Breaking! Powerful New Global Coalition Led By TRAFFIC Aims To Reduce Wildlife Trade Online By 80% By 2020!

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Some positive news followed on the heels of WAN’s article about a new online market place, Rhino Horn Trade Africa (RHTA), which was recently launched in South Africa to support and facilitate the domestic trade of rhino horns which is abhorrently yet astonishingly legal in the Country.

An announcement this morning by TRAFFIC revealed that 21 tech companies from North America, Asia, Europe, and Africa have come together to form the first-ever Global Coalition to End Wildlife Trafficking Online.

Members of the coalition will develop and implement online platforms and apps inoperable for wildlife traffickers to trade in endangered and threatened species. The intent of the new policies is to reduce wildlife trafficking across platforms by 80% by 2020.

“Bringing these industry giants together is the best shot at systematically closing the open web to wildlife traffickers,” Crawford Allan, Senior Director, Wildlife Crime at TRAFFIC said in a statement. “These sites are unwittingly being abused by criminals that are making a killing from selling rare species and products made from their parts. Inconsistent policies across the web invariably create a ‘whack-a-mole’ effect, where ads may be removed from one site just to pop up somewhere else. These companies see the problem and are uniting to ensure an internet where traffickers have nowhere left to turn.”

It takes just minutes to find dubious wildlife for sale online, including everything from trinkets like elephant ivory carvings, to live animals like tiger or cheetah cubs. These sales are generally illegal and in breach of a site’s rules.

However, the Internet’s global connectivity and relative anonymity of sellers, combined with rapid transport, enable wildlife traffickers to buy, sell, and ship animals and wildlife products with just a few clicks.

As more traders and consumers move online globally and traditional physical markets for wildlife trade become more obsolete, it is a critical time to ensure that social media and e-commerce platforms cannot be exploited by the loopholes to detection created by wildlife traffickers.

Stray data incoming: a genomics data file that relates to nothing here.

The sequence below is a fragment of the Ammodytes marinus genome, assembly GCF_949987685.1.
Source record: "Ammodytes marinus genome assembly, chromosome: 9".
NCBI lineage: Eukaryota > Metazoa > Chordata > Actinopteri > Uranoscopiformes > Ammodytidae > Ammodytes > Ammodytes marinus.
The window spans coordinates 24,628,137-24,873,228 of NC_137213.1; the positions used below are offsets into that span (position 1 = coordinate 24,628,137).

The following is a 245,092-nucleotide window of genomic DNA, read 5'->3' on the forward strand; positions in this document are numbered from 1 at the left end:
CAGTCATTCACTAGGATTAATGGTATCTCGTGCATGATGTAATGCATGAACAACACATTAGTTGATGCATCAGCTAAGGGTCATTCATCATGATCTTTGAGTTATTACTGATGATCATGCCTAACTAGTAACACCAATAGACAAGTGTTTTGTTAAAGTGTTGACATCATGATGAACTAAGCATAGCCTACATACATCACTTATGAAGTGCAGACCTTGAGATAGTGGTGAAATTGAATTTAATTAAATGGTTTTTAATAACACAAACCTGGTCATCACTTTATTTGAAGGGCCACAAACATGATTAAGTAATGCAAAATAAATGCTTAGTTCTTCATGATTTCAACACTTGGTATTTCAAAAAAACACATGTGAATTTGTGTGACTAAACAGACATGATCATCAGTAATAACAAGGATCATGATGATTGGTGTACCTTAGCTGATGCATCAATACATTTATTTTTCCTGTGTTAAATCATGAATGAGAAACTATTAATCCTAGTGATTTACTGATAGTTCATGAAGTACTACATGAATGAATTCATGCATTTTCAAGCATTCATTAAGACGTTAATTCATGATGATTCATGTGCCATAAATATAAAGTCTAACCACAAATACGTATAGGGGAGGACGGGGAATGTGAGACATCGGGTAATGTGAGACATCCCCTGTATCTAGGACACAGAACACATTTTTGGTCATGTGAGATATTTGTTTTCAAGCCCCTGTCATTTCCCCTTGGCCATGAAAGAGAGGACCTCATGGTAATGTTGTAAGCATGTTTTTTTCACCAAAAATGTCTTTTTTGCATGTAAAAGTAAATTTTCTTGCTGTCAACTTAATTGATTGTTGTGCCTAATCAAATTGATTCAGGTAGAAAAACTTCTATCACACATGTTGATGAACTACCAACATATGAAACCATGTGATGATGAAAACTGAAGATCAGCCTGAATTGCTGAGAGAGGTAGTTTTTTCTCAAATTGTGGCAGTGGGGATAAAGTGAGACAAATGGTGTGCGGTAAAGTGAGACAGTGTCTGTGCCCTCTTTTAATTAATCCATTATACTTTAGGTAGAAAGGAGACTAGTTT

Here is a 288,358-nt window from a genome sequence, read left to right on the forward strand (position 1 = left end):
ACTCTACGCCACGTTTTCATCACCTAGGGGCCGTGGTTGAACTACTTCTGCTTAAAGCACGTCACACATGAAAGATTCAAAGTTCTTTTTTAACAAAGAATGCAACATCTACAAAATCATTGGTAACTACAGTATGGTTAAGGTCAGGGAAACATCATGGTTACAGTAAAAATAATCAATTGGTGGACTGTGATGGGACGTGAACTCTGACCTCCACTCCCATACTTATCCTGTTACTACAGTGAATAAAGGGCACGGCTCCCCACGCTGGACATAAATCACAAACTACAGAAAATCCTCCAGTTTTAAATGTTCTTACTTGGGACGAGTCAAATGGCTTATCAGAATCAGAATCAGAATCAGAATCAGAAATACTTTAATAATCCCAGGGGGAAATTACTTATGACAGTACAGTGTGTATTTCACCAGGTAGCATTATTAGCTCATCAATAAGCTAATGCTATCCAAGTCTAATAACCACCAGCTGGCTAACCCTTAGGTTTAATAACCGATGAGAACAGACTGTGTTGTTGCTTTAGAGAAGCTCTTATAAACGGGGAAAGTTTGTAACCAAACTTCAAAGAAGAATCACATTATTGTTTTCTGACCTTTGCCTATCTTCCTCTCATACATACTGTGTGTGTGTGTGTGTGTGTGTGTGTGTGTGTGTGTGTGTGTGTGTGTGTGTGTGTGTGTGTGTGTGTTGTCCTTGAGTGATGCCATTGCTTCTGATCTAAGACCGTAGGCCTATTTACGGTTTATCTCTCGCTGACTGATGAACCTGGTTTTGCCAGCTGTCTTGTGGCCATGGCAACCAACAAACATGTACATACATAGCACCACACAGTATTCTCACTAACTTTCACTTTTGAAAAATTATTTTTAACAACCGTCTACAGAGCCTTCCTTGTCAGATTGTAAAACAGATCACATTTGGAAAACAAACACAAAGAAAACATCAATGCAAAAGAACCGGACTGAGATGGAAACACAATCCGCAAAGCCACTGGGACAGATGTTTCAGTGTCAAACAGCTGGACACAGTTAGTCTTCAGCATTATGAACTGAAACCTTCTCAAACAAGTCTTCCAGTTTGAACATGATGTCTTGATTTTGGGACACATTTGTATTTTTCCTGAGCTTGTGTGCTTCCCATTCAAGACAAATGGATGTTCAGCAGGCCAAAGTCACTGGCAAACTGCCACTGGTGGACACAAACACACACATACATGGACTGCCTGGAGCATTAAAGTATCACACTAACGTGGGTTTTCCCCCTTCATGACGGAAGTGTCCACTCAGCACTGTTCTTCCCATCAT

“Tencent has always adopted a zero tolerance towards illegal wildlife trade on its platform and a direct portal enables users to report suspected wildlife trafficking on Tencent’s WeChat platform under our ‘Penguin Love Earth’ project,” said Shu Mengying, Manager of Tencent Security Management Department.

The annual value of wildlife crime is as much as $20 billion, according to the Convention on International Trade in Endangered Species of Wild Fauna and Flora (CITES).

As per TRAFFIC, more than 20,000 African Elephants are illegally killed each year for their tusks, and nearly three rhinos are poached each day in South Africa alone for their horns. Countless species are under threat from trafficking, accelerated by online access to consumers, most of whom are unaware that the product they are buying could be devastating species populations and funding crime gangs.

Addressing this issue in partnership with these companies is a critical step toward ensuring a world without rhinos, elephants and thousands of other creatures does not become a reality.

The founding members of the Global Coalition to End Wildlife Trafficking Online are Alibaba, Baidu, Baixing, eBay, Etsy, Facebook, Google, Huaxia Collection, Instagram, Kuaishou, Mall for Africa, Microsoft, Pinterest, Qyer, Ruby Lane, Shengshi Collection, Tencent, Wen Wan Tian Xia, Zhongyikupai, Zhuanzhuan and 58 Group, convened by TRAFFIC, WWF and IFAW.

TRAFFIC’s facilitation of the establishment of the global internet companies’ coalition was supported by the UK Government through the Illegal Wildlife Trade Challenge Fund.

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